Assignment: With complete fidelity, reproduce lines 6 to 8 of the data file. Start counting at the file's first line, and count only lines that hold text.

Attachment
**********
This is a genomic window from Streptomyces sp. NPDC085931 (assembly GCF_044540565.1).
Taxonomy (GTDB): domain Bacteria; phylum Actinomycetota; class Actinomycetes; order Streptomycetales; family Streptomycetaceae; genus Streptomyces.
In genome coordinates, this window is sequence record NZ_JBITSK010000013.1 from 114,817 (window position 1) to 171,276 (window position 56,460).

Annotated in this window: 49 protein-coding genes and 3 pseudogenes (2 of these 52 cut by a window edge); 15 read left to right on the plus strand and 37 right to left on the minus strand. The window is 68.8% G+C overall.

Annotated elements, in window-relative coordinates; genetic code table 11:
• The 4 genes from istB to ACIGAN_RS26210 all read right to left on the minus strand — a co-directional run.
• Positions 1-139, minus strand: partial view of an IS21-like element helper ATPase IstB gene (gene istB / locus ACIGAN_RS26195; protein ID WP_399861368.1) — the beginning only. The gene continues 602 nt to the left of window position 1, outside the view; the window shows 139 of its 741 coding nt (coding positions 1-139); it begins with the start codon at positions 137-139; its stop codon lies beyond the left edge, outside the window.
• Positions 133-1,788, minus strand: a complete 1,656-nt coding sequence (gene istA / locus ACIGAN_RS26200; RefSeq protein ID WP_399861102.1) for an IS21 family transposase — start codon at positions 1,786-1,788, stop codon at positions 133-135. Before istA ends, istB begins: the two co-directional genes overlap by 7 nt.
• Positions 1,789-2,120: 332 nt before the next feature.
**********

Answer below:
• The 4 genes from istB to ACIGAN_RS26210 all read right to left on the minus strand — a co-directional run.
• Positions 1-139, minus strand: partial view of an IS21-like element helper ATPase IstB gene (gene istB / locus ACIGAN_RS26195; protein ID WP_399861368.1) — the beginning only. The gene continues 602 nt to the left of window position 1, outside the view; the window shows 139 of its 741 coding nt (coding positions 1-139); it begins with the start codon at positions 137-139; its stop codon lies beyond the left edge, outside the window.
• Positions 133-1,788, minus strand: a complete 1,656-nt coding sequence (gene istA / locus ACIGAN_RS26200; RefSeq protein ID WP_399861102.1) for an IS21 family transposase — start codon at positions 1,786-1,788, stop codon at positions 133-135. Before istA ends, istB begins: the two co-directional genes overlap by 7 nt.